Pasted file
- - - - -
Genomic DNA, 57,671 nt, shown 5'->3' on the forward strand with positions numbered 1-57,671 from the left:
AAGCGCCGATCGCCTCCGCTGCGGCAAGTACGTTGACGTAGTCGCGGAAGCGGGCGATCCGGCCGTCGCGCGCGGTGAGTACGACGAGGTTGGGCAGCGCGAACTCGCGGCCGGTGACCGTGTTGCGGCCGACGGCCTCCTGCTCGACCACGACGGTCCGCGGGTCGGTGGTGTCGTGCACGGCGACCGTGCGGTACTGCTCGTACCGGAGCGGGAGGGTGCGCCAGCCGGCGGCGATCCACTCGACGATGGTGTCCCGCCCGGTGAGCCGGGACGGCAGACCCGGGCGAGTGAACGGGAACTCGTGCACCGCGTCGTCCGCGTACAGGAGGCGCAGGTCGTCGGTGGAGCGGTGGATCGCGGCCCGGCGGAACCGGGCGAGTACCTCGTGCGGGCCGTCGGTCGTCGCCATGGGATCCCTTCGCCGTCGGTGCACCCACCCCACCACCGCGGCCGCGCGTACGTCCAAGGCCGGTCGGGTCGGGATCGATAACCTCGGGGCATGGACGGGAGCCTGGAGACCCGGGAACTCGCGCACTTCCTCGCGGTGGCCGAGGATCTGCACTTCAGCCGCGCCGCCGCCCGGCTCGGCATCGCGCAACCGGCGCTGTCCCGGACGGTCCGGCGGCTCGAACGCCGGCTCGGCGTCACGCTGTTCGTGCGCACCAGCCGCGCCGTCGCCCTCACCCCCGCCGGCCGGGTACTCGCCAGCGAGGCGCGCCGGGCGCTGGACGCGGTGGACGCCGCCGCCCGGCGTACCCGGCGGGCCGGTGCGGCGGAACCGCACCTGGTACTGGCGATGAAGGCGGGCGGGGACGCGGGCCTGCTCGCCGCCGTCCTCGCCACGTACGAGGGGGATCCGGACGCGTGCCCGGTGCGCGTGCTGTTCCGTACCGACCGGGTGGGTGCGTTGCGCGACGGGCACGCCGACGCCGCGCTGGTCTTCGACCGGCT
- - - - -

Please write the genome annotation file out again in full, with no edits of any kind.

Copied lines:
Genomic DNA, 57,671 nt, shown 5'->3' on the forward strand with positions numbered 1-57,671 from the left:
AAGCGCCGATCGCCTCCGCTGCGGCAAGTACGTTGACGTAGTCGCGGAAGCGGGCGATCCGGCCGTCGCGCGCGGTGAGTACGACGAGGTTGGGCAGCGCGAACTCGCGGCCGGTGACCGTGTTGCGGCCGACGGCCTCCTGCTCGACCACGACGGTCCGCGGGTCGGTGGTGTCGTGCACGGCGACCGTGCGGTACTGCTCGTACCGGAGCGGGAGGGTGCGCCAGCCGGCGGCGATCCACTCGACGATGGTGTCCCGCCCGGTGAGCCGGGACGGCAGACCCGGGCGAGTGAACGGGAACTCGTGCACCGCGTCGTCCGCGTACAGGAGGCGCAGGTCGTCGGTGGAGCGGTGGATCGCGGCCCGGCGGAACCGGGCGAGTACCTCGTGCGGGCCGTCGGTCGTCGCCATGGGATCCCTTCGCCGTCGGTGCACCCACCCCACCACCGCGGCCGCGCGTACGTCCAAGGCCGGTCGGGTCGGGATCGATAACCTCGGGGCATGGACGGGAGCCTGGAGACCCGGGAACTCGCGCACTTCCTCGCGGTGGCCGAGGATCTGCACTTCAGCCGCGCCGCCGCCCGGCTCGGCATCGCGCAACCGGCGCTGTCCCGGACGGTCCGGCGGCTCGAACGCCGGCTCGGCGTCACGCTGTTCGTGCGCACCAGCCGCGCCGTCGCCCTCACCCCCGCCGGCCGGGTACTCGCCAGCGAGGCGCGCCGGGCGCTGGACGCGGTGGACGCCGCCGCCCGGCGTACCCGGCGGGCCGGTGCGGCGGAACCGCACCTGGTACTGGCGATGAAGGCGGGCGGGGACGCGGGCCTGCTCGCCGCCGTCCTCGCCACGTACGAGGGGGATCCGGACGCGTGCCCGGTGCGCGTGCTGTTCCGTACCGACCGGGTGGGTGCGTTGCGCGACGGGCACGCCGACGCCGCGCTGGTCTTCGACCGGCT